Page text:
- On the Line: Slaughterhouse Lives and the Making of the New South by Vanesa Ribas
Drive though just about any out-of-the-way southern town these days and you will pass a convenience store selling phone cards for Mexico and Guatemala, Goya products, and fresh empanadas. Across the street, shuttered Long John Silver’s and Pizza Hut outlets have been reopened as La Cabana or Mi Casita restaurants, and they are not just selling piping-hot enchilada combo plates to long-time residents. They are selling more authentic dishes as well. A number of scholars from a number of fields have already written important and detailed accounts of the emergence and meaning of this Nuevo South. In her new book, On the Line, sociologist Vanesa Ribas adds to this literature and offers fresh insights and observations on race, migration, work, and community
A native Spanish speaker, Ribas spent a remarkable sixteen months between August 2009 and December 2010 working in the packing rooms at what she calls Swine Inc., a large slaughterhouse located in a small town in North Carolina. On top of that, she spent countless hours socializing with her coworkers, talking about love and sex and work and family outside the factory. In addition, she conducted twenty-five in-depth interviews with Latina/o and African American workers. Based on her research, Ribas maintains that the workplace, more than the neighborhood or religious or political institutions, represents the essential site of socialization and conflict in the Nuevo South and the best place to observe and understand the region’s increasingly complex multicultural social relations.
The first big sociological idea that Ribas takes on is the notion of “ethnic succession” (see, for instance, Roger Waldinger, “Still the Promised City”? African-Americans and New Immigrants in Postindustrial New York [Cambridge, MA: Harvard University Press, 1996]). As it applies to the history of work in the South, this idea suggests that when locals did not want to do the dirty jobs of killing and breaking down animals anymore or would not work in such unsafe and violent places for minimum wages anymore, employers, unwilling to make any concessions, brought in new workers from outside the community who were willing to do this labor at the prevailing rate or even lower. As a result, the new group replaced the old group. Yet at Swine Inc., Ribas observes, things did not unfold so clearly or neatly. African Americans and a few whites continued to work on the line even after Mexicans, then Central Americans and Caribbean-born laborers got hired. The next idea that Ribas challenges is the idea of ethnic competition. According to this notion, the replaced group typically harbors hostility toward the group that took its jobs. But even though African Americans did lose out somewhat to Latino laborers, they did not, Ribas notes, express fierce animosity toward them. In marked contrast to the conclusions put forth in recent research on the topic of intergroup relations in the US South, African American workers did not talk or behave as if they felt especially threatened [End Page 104] by economic, political, or cultural competition from Latino migrants. This finding held true regardless of whether African Americans were the majority or the minority in a specific department at Swine Inc.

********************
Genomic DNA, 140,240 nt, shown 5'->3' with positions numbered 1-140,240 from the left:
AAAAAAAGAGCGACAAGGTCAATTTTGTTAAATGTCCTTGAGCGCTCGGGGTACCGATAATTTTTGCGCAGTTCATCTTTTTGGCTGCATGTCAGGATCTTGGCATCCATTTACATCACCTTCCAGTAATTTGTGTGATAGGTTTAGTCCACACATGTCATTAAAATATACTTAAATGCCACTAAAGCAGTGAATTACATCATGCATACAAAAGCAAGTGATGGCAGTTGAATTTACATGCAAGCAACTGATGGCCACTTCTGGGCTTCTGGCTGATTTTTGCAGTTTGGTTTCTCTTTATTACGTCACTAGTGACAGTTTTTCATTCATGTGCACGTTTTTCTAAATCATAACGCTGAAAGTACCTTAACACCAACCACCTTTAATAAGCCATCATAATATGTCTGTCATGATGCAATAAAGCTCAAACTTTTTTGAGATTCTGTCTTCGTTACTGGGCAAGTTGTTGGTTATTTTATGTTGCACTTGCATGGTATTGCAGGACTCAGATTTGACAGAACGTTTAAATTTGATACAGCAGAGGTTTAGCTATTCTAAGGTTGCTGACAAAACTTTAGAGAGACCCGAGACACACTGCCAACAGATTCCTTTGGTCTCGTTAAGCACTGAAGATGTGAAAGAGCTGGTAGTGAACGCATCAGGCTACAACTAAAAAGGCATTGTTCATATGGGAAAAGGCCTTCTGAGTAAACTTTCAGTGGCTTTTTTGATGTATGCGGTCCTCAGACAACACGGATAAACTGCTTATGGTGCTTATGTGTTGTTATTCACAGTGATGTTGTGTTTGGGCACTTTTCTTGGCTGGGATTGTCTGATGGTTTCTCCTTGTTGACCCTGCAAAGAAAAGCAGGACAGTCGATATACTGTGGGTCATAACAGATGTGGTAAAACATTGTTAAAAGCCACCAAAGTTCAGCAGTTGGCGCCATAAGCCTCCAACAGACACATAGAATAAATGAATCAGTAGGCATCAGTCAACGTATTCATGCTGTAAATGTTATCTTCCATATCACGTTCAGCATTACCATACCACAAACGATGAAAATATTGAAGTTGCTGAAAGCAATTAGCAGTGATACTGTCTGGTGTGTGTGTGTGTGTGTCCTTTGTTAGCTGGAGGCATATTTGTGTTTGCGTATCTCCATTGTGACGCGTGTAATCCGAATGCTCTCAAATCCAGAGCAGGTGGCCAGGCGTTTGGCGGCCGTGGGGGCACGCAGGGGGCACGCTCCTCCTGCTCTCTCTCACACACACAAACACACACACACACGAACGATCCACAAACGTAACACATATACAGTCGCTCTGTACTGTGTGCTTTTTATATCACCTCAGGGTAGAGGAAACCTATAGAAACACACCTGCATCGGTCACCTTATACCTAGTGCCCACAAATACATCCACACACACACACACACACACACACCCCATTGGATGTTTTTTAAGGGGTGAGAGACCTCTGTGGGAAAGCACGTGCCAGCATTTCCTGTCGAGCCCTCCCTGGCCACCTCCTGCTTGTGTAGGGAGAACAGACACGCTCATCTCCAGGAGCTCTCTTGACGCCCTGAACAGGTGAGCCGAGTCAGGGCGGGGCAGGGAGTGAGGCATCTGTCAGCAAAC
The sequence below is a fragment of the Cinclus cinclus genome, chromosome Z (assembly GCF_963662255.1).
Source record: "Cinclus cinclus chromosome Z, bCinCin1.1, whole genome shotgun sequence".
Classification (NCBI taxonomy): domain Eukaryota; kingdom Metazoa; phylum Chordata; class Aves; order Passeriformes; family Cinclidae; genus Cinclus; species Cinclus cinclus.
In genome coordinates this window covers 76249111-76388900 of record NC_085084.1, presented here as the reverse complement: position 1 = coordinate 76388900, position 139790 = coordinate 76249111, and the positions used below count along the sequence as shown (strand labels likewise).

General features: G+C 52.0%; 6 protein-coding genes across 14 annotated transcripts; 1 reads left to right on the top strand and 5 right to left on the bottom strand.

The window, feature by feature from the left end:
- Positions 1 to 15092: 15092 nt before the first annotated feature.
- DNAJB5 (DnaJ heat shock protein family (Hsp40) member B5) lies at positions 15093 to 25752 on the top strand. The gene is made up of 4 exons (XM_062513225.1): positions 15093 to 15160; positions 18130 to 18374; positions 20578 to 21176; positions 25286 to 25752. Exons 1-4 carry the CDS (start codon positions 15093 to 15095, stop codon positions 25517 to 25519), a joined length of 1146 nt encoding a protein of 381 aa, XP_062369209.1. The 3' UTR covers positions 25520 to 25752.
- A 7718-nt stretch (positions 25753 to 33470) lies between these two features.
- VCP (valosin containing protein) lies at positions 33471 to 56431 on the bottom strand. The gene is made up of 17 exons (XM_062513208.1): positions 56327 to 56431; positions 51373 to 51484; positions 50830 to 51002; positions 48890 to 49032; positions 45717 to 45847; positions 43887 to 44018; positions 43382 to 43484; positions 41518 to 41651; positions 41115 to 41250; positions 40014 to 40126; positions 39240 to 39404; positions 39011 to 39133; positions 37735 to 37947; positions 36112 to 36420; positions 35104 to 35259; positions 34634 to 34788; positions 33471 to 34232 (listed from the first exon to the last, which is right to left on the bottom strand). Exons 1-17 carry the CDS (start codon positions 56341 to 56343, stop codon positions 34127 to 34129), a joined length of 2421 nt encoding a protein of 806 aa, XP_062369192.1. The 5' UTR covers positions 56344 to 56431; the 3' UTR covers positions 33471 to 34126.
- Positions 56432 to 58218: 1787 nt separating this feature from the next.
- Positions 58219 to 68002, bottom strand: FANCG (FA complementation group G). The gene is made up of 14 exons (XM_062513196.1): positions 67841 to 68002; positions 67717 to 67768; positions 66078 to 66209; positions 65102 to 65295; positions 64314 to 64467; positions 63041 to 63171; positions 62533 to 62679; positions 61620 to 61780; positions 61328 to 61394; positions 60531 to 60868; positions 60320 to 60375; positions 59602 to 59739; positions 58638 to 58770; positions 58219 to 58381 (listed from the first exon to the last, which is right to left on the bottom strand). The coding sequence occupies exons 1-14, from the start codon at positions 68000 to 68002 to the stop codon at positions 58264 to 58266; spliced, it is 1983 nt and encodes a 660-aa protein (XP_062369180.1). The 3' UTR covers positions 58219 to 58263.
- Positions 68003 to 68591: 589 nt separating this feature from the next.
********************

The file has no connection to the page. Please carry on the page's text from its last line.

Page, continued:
Latino workers, however, displayed dramatically different responses to race in the workplace. To get at their views and ideas, Ribas, in an interesting section of the book, goes back to the sender nations. She explains that Mexicans, Salvadorians, and Hondurans each had their own history with race and with notions of blackness and otherness. At Swine, however, these differences seem to largely melt away. Linguistic boundaries help to create a Latino panethnicity, Ribas suggests, that expressed itself most clearly in the plant around issues of race.
“Tomorrow,” one of Ribas’s coworkers told her, “I’m coming in painted black, so I don’t have to work” (93). That telling quote frames a crucial chapter in the book and encapsulates, according to...